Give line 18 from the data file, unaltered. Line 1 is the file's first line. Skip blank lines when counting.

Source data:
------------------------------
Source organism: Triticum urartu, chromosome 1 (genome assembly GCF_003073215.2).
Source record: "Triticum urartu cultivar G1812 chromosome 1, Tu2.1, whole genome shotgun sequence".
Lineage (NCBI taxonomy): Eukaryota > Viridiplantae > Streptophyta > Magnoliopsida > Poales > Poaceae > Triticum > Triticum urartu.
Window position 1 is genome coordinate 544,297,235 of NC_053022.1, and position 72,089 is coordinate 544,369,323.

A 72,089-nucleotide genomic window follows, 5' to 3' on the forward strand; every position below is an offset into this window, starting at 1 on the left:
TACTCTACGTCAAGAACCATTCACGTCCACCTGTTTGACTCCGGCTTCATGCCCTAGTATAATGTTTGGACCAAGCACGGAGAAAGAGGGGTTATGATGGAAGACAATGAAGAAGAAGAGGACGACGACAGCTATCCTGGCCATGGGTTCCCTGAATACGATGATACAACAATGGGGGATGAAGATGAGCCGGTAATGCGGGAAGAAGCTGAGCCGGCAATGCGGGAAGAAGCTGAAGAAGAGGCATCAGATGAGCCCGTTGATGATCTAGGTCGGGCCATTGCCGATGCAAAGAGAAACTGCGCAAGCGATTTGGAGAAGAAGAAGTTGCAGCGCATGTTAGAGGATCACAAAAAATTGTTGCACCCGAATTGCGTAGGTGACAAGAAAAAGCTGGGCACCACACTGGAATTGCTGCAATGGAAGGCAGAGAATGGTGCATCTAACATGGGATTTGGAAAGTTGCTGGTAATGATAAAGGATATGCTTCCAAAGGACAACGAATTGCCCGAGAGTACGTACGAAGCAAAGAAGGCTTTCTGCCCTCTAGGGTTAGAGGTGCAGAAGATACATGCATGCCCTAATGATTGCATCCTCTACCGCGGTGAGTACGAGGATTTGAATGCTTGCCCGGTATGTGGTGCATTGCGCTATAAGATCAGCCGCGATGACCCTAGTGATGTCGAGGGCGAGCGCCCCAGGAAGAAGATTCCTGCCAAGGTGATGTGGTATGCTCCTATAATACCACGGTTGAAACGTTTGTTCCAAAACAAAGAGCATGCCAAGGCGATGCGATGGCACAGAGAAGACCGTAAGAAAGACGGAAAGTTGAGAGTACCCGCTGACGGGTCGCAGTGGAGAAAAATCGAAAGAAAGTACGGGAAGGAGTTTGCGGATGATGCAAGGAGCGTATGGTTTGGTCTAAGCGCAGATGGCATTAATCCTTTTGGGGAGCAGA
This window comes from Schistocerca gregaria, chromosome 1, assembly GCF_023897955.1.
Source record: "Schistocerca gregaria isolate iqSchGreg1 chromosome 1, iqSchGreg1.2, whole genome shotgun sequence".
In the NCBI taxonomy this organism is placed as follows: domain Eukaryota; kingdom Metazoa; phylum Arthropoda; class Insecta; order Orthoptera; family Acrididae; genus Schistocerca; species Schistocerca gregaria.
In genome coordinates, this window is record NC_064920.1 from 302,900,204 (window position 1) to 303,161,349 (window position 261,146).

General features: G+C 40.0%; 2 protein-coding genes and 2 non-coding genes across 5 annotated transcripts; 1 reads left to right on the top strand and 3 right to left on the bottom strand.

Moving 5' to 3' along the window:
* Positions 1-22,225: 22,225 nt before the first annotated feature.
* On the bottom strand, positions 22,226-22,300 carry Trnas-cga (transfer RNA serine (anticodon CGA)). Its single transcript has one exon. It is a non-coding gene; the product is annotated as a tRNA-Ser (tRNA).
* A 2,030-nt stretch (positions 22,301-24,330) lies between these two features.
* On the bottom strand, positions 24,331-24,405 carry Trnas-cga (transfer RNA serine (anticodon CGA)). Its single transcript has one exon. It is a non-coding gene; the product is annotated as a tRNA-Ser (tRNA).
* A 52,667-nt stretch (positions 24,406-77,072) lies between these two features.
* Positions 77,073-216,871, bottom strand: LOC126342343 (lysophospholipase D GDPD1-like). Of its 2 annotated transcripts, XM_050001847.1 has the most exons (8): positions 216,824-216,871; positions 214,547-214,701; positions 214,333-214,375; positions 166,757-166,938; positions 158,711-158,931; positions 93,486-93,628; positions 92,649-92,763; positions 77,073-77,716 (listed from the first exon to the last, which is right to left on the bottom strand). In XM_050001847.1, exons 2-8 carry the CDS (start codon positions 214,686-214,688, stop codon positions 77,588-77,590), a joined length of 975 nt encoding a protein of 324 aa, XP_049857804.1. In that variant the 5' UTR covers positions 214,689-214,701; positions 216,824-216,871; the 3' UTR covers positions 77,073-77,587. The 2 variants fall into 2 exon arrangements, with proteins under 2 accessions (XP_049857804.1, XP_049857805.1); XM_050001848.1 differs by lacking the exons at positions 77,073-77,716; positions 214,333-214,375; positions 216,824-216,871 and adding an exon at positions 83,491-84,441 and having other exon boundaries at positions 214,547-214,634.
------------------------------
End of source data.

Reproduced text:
* Positions 77,073-216,871, bottom strand: LOC126342343 (lysophospholipase D GDPD1-like). Of its 2 annotated transcripts, XM_050001847.1 has the most exons (8): positions 216,824-216,871; positions 214,547-214,701; positions 214,333-214,375; positions 166,757-166,938; positions 158,711-158,931; positions 93,486-93,628; positions 92,649-92,763; positions 77,073-77,716 (listed from the first exon to the last, which is right to left on the bottom strand). In XM_050001847.1, exons 2-8 carry the CDS (start codon positions 214,686-214,688, stop codon positions 77,588-77,590), a joined length of 975 nt encoding a protein of 324 aa, XP_049857804.1. In that variant the 5' UTR covers positions 214,689-214,701; positions 216,824-216,871; the 3' UTR covers positions 77,073-77,587. The 2 variants fall into 2 exon arrangements, with proteins under 2 accessions (XP_049857804.1, XP_049857805.1); XM_050001848.1 differs by lacking the exons at positions 77,073-77,716; positions 214,333-214,375; positions 216,824-216,871 and adding an exon at positions 83,491-84,441 and having other exon boundaries at positions 214,547-214,634.